Our Commercial Disputes Solicitor, Lucy Emanuel, looks at the Supreme Court's decision on AIG Europe Limited v Woodman. 

On 22 March 2017, the Supreme Court handed down its decision on AIG Europe Limited v Woodman and others. This case was surrounding the interpretation of aggregation provisions in the Minimum Terms and Conditions to be contained in solicitors’ professional indemnity insurance.

The Supreme Court overturned the Court of Appeal’s earlier decision and held that the test to determine whether certain claims were “in a series of related matters and transactions” was an objective one taking the transactions in the round.

The Facts

Two sets of claims were brought against a firm of solicitors by groups of investors, whose funds had been lost due to the solicitors' failure to establish that sufficient security was in place before releasing the sums to their client through a cover test. The client, a developer, was developing two separate property projects in Morocco and Turkey which had been invested in by the claimants. The projects were shut down before any of the property had been purchased after the funds had been released by the solicitors.

Following the loss of the investment funds, claims were brought which totalled around £10 million. The solicitors' PI policy had a limit of £3 million per claim, and permitted the aggregation of claims in circumstances where all claims arise from 'similar acts or omissions in a series of related matters or transactions'. The insurers argued that none of the claims should be aggregated or, in the alternative, the aggregation should apply per location resulting in just two claims.

Court of Appeal: ‘an intrinsic relationship’ 

When determining how to deal with the aggregation, the Court of Appeal held that there must be an 'intrinsic' relationship between the transactions, rather than a relationship with some outside connecting factor (such as geographical location).  

Supreme Court decision: ‘inter-connection’ 

It was unanimously agreed to allow the insurers appeal. Following the reasoning in the 2003 case of Scott v Copenhagen Reinsurance Co (UK) Ltd, the Supreme Court held that determining whether the transactions were related was fact dependent. The Court held that to do this is an acutely fact sensitive exercise. The Court rejected the notions of ‘dependent transactions’ and ‘intrinsic relationships’ used by the lower courts which they felt were unhelpful descriptors of related transactions. The Court said that “related” means some inter-connection between the matters or transactions, or in other words that they must in some way fit together."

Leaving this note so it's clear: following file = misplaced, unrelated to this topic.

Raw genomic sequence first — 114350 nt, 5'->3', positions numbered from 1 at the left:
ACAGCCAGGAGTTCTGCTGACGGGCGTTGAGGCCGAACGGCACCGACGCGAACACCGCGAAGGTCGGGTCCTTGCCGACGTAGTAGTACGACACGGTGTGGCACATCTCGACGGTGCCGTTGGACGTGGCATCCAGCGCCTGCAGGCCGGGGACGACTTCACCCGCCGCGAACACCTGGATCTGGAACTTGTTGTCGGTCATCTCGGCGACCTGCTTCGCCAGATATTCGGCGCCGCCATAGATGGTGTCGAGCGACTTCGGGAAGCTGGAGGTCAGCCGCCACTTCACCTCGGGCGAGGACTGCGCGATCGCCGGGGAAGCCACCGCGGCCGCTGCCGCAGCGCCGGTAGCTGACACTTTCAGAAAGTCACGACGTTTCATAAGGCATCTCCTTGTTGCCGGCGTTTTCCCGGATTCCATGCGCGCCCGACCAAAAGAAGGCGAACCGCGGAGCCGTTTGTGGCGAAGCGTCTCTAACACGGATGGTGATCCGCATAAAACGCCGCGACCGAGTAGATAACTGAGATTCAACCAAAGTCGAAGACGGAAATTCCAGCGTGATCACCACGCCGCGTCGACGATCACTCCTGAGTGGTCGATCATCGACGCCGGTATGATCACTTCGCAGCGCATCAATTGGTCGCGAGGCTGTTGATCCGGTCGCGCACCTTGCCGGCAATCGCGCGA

The Supreme Court held the two development projects were unrelated because despite having a similar legal structure, they related to two completely different sites and there was a different deed of trust for each site with security over different complete assets.


Whilst the claims which related to the Morocco investments could be connected due to the shared objective of the underlying development project and the claims regarding the Turkey investment could be aggregated in the same way, the claims relating to the two separate projects could not be aggregated because of a similarity between the two claims is not enough.

This case shows that in determining aggregation factors, the starting point will be to objectively consider the relationship between the relevant transactions in order to identify their interconnection. It demonstrates that the courts, when looking at aggregation, will look at each case objectively taking the transactions in the round.